Artificial intelligence (AI) is no longer just being used by robots to carry out household tasks for us, like mowing the grass. Artificial intelligence approaches are being increasingly used by both cyber criminals and cybersecurity teams. In the future of cybersecurity AI is going to play a very big part.
All forms of cyber attack from spam email attempts to trick us into revealing credit card details to denial-of-service attacks designed to disable critical infrastructure will grow in frequency and sophistication. AI will be the only way to handle the complexity and volume of data and information feeds that both hackers and cybersecurity teams rely on. Hence in the future of cybersecurity the use of AI by hackers and security teams will be a common theme as AI systems become more available, capable, and affordable. They will help to avoid organizations and individuals falling victim to cyber attacks by using techniques such as deep learning security algorithms, automation of systems that are vulnerable to human error, and biometric identity protection.
Organized gangs: Cyber criminals are no longer just individuals working from their bedrooms. Cybercrime is now a highly organized industry that operates across international boundaries, sharing data and information. The trend has seen gangs coming together to develop and launch coordinated ransomware attacks at a large scale, just like the 2017 Wannacry attack that saw over a quarter of a million devices affected across 150 countries. This form of attack will be more common in the future of cybersecurity.
State sponsored attacks: We have already seen cyber attacks that seemed to originate from within foreign governments. The purpose may be disruption or theft, but as everything we do becomes reliant on digital, we have to ask is cybersecurity the future battleground when nations fall out? A cyber attack on power generation could quickly stop everything in a nation, forcing it to do something like removing economic sanctions from the attacking country.
Implementing strong defenses against cyber attacks requires access to a skilled, experienced cybersecurity workforce. This will increasingly become a challenge. The last few years have seen a growth in the number of people taking courses in cybersecurity, and this trend is bound to continue into the future. However, the demand for staff with well-developed cybersecurity skills is growing much faster than the supply. Research conducted in 2020 highlighted that the number of unfilled cybersecurity vacancies could increase from 1 million in 2014 to 3.5 million in 2021.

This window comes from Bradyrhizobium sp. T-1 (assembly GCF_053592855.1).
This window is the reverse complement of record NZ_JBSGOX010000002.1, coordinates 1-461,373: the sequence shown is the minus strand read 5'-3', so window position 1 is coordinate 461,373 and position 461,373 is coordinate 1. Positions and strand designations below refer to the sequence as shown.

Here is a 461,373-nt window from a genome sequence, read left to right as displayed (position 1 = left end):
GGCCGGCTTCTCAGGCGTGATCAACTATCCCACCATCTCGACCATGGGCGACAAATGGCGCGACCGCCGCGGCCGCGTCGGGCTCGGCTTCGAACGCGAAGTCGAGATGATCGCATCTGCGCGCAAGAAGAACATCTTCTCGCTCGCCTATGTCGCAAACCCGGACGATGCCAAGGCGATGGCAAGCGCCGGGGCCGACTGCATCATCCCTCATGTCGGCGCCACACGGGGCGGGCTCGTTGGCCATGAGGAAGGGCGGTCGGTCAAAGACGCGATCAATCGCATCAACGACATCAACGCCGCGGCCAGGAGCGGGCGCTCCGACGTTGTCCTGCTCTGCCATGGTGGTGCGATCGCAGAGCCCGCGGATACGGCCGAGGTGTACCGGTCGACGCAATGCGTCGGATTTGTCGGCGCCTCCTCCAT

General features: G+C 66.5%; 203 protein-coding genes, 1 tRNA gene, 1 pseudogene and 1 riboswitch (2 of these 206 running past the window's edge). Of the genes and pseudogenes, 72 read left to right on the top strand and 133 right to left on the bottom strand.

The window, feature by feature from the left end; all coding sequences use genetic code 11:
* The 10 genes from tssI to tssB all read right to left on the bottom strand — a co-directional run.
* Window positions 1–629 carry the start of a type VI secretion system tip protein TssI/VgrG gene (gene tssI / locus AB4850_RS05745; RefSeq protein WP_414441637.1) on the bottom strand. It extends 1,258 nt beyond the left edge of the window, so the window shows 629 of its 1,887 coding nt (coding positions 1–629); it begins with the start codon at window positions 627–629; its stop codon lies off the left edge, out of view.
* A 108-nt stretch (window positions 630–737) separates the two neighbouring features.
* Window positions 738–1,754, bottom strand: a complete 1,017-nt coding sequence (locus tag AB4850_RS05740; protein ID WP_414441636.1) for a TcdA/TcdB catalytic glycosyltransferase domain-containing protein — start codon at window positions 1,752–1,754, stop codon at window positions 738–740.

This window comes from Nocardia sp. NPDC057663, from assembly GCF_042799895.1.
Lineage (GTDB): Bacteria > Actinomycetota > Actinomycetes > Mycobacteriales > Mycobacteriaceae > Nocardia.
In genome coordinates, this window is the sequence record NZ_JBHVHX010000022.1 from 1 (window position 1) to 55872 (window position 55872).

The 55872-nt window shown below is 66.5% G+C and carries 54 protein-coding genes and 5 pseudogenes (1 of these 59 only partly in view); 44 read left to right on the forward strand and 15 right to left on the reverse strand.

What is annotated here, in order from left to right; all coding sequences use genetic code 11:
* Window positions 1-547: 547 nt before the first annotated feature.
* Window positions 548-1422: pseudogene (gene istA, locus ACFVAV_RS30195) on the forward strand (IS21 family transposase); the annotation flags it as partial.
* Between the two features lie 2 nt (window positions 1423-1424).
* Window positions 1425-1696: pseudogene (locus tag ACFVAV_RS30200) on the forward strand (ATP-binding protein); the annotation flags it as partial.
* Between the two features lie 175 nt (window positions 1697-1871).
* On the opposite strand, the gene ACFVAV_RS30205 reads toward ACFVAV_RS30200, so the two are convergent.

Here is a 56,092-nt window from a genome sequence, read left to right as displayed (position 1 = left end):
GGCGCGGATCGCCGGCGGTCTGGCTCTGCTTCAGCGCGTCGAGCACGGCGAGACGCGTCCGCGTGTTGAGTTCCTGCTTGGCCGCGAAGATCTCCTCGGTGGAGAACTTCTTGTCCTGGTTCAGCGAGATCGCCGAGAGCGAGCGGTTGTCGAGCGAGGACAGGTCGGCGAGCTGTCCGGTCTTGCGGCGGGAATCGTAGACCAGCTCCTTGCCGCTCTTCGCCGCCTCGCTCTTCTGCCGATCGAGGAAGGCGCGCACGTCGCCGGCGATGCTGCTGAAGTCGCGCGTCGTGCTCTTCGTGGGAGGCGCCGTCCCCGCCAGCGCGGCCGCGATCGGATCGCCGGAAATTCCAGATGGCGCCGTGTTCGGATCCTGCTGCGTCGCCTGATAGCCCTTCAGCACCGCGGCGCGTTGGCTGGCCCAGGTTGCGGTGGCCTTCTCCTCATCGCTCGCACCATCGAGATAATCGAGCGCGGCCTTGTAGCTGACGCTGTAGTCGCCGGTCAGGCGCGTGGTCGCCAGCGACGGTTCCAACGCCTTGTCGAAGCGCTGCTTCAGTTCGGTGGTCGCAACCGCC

The Feature Paper can be either an original research article, a substantial novel research study that often involvesseveral techniques or approaches, or a comprehensive review paper with concise and precise updates on the latestprogress in the field that systematically reviews the most exciting advances in scientific literature. This type ofpaper provides an outlook on future directions of research or possible applications.
So, what does the future look like? Mostly, it looks promising. Both the tools and the motivation to secure networks are becoming increasingly available. In fact, when you consider the growth rate of broadband in terms of customers and bandwidth against the growth of cyber crime, it seems that network operators have been gaining ground for a few years. Strong network authentication and authorization will capitalize on this trend. However, network security will remain challenging. The value of our networks will continue to grow; we will use them in increasingly interesting ways. There will continue to be a drive to subvert the network for nefarious purposes. The dynamic tension between network engineering and network security will continue. Network operators will continue to perform business in an adversarial environment. The need for network security will continue to be driven by human nature.
Overview This workshop will explore 5G security and privacy use cases, as well as associated research challenges. The objective of this workshop is to bring together experts from the globe and create a joint platform for information exchanges, presentation of results, and fruitful discussions to identify gaps and future directions for the IEEE FNI Security Working Group.
Track DescriptionsStandards & Architecture5G technologies provide ubiquitous connectivity while also addressing the demands of both individual consumers and businesses. In order to support various 5G use-cases and applications, there is a critical need to design a secure and trusted end-to-end network. 5G networks need to be flexible, adaptive, scalable and able to dynamically react to the changes in the network quite rapidly. Various standards bodies including 3GPP, IEEE, and ETSI have been looking into security issues for 5G networks. To that end, the IEEE Security Working Group is calling presenters to provide and share insights around progress and gaps in 5G security standards and architectures as relevant to 5G deployments and use-cases. It is the intent of the FNI Security WG to develop a roadmap that will evolve into a set of standards to address the technology gaps in 5G and future networks security. 2b1af7f3a8